On Wednesday, 15th February 1893 a dozen men met in the Brightons schoolroom to consider the founding of a new Masonic Lodge. The nearest existing lodges were located in Grangemouth and Falkirk. Recent improvements in road and rail communications had made Polmont, lying on the Edinburgh/Glasgow line, a convenient location and the local expanding population would make a lodge in the district viable.
It was decided to press ahead with the formation of the lodge, and Glenedge Cottage, Quarry Brae, Brightons was leased to become the first premises. The meetings were to be held on the upper floor, leading to the lodge being known locally as “The Lodge in the Garret”. A petition to Grand Lodge of Scotland was drawn up on Wednesday, 1st March (St. David’s Day) 1893. The first name proposed for the Lodge was “St. David’s, Polmont Station”. Four weeks later the name was changed to “Lodge Polmont”. A charter was granted, numbering Lodge Polmont 793 on the Roll of the Grand Lodge of Scotland.
The first meeting was held on Wednesday 20th September 1893. On the following Wednesday Lodge Polmont conferred its first degree on Mr. James Maxwell. Weekly meetings were held until the consecration of the Lodge on 18th October by Bro. George Christie, Right Worshipful Provincial Grand master of Stirlingshire. Lodge Polmont was extremely popular from the start and 21 months after Bro. Christie consecrated the Lodge in the Garret he was called upon to lay the foundation stone for the new premises in Maddiston Road, Brightons ( pictured below). He went on to consecrate the new premises on 20th November 1895.
Lodge Polmont rapidly went from strength to strength, financing the new premises and dramatically increasing its membership. In 1900 Bro. John Louden was installed as the first R.W. Master who could call Lodge Polmont his Mother Lodge. The following year the Lodge guaranteed the railway company 500 passengers for the Lodge outing to Tarbert, Loch Fyne. This level of attendance continued during the following years.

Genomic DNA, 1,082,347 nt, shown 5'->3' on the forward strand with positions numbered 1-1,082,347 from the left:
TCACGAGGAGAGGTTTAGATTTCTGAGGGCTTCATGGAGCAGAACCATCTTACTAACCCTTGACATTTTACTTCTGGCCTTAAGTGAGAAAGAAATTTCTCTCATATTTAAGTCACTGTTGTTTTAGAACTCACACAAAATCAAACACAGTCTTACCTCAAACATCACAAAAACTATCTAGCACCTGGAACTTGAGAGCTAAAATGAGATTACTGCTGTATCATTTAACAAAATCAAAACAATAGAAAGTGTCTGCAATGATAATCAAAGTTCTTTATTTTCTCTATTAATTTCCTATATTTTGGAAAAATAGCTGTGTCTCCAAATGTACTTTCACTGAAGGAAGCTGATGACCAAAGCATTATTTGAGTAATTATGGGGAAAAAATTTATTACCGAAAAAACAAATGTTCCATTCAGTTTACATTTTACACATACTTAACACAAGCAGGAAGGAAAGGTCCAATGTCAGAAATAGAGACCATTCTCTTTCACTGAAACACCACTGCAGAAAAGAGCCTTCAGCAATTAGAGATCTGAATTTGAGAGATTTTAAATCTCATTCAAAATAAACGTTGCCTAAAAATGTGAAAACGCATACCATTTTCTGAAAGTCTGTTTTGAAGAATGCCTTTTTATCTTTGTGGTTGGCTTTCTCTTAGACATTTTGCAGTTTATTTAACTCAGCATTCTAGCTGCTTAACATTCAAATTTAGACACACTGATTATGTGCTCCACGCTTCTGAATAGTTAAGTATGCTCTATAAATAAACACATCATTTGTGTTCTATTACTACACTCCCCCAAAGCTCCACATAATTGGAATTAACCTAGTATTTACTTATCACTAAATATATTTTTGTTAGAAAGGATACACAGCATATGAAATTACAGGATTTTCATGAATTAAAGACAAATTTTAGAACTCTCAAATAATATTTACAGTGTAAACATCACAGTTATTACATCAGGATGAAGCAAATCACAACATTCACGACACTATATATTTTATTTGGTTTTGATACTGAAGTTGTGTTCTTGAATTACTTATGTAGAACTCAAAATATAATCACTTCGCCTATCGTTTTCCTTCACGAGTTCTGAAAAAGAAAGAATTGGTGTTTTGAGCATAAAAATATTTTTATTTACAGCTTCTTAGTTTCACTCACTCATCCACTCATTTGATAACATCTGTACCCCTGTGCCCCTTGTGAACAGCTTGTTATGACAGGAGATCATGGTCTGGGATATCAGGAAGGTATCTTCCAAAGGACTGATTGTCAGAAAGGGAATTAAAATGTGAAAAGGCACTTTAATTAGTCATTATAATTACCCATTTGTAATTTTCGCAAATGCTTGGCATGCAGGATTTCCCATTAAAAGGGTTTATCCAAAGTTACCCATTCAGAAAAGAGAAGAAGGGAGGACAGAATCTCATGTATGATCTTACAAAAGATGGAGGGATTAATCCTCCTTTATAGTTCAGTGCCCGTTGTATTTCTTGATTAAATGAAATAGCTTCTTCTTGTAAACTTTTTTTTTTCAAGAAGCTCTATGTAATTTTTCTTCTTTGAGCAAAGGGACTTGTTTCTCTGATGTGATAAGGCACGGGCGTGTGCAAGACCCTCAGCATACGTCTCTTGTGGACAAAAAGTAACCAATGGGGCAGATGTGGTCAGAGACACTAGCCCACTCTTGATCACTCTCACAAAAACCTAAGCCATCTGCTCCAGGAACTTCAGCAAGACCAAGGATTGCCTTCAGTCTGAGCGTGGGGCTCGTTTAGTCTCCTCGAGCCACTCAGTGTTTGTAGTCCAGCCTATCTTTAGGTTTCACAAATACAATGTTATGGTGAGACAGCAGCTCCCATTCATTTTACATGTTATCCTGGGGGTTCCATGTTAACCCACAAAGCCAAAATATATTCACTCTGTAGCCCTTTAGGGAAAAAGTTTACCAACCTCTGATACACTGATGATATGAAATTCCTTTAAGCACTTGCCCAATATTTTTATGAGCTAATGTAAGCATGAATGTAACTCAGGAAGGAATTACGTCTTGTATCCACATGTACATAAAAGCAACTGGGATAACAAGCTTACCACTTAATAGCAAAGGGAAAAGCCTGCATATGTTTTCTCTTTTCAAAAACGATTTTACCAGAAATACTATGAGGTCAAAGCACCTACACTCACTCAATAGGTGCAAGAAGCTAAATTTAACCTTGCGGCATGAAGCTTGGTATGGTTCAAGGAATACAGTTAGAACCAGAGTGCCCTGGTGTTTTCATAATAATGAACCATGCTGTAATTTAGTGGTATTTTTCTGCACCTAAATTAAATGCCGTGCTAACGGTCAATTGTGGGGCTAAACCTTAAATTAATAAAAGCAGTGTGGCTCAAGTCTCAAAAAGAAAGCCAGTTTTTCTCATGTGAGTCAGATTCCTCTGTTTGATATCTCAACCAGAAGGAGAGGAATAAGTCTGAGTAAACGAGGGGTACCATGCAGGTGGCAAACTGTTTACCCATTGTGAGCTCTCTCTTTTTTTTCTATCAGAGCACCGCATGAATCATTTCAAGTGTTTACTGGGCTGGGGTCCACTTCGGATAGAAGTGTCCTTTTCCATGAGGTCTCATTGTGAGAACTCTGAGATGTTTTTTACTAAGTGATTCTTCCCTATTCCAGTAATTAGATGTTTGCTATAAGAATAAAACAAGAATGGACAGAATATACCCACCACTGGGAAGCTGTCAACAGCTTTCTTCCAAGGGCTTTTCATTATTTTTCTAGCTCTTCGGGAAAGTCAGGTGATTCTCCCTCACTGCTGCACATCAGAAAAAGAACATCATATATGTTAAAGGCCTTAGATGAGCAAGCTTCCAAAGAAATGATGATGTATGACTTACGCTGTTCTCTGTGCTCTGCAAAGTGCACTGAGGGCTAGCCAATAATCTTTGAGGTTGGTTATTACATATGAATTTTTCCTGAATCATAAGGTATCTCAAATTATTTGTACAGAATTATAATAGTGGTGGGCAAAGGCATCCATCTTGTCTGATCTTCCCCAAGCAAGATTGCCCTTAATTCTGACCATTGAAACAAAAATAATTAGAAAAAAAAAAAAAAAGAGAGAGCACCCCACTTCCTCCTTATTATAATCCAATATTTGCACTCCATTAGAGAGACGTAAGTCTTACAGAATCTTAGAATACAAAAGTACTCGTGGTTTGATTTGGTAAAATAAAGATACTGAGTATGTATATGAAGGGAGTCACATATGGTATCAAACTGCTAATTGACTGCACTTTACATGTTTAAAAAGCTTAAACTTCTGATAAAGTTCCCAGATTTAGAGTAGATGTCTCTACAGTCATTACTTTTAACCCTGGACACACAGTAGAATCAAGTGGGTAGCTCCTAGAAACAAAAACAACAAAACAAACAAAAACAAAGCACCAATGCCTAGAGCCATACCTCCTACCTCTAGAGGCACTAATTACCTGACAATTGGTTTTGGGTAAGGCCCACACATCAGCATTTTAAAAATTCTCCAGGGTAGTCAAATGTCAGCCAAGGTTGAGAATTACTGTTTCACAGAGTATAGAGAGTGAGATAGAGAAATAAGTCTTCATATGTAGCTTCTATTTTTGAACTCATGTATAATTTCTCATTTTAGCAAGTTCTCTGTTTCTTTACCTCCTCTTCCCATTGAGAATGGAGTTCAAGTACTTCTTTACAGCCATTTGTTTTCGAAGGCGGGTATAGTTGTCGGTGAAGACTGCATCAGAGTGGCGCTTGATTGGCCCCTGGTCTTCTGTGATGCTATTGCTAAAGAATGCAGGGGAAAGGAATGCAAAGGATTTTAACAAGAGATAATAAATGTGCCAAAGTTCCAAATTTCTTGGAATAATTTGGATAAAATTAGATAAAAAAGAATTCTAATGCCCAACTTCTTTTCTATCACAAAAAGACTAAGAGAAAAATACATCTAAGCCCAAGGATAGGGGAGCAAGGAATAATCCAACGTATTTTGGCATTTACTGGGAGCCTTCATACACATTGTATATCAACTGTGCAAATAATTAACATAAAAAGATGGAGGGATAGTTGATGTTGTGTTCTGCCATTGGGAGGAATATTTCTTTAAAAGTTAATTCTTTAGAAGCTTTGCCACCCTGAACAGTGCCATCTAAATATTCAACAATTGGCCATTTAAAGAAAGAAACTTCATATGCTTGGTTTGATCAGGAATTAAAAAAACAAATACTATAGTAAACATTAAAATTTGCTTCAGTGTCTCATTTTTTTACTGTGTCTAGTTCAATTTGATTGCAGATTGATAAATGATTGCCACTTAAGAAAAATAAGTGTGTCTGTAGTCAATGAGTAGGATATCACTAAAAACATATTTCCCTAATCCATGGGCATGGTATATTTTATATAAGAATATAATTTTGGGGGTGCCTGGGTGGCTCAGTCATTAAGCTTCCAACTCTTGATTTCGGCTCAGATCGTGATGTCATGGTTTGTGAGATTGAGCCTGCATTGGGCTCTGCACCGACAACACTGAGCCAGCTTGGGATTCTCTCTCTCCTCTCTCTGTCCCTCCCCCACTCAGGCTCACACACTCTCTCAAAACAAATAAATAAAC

The Lodge was flooded with applications for membership after the First World War. Twenty-six candidates were initiated in March 1919. Twenty years later, during W.W.II, Polmont district had a great influx of U.S., Canadian and British forces. This meant Degrees were required to be worked on Wednesdays and Saturdays. During 1943 the all-time record of 103 candidates were initiated. The highest number to receive a degree simultaneously in Lodge Polmont was 62 receiving the Mark Degree on 23rd April 1947. Nine days later a further 58 were also advanced to the Mark Degree – a total of 120 in a fortnight.
In 1919 the Lodge gave a loan to assist the formation of Gray Buchanan Royal Arch Chapter No. 502, which has met in Lodge Polmont’s premises ever since.
There are many incidents of achievement, sacrifice and courage which are recounted in the published Lodge History (available via the Secretary). This is necessarily a brief account for our website.
Regards to Bro. M.Smith. PM 793 for above.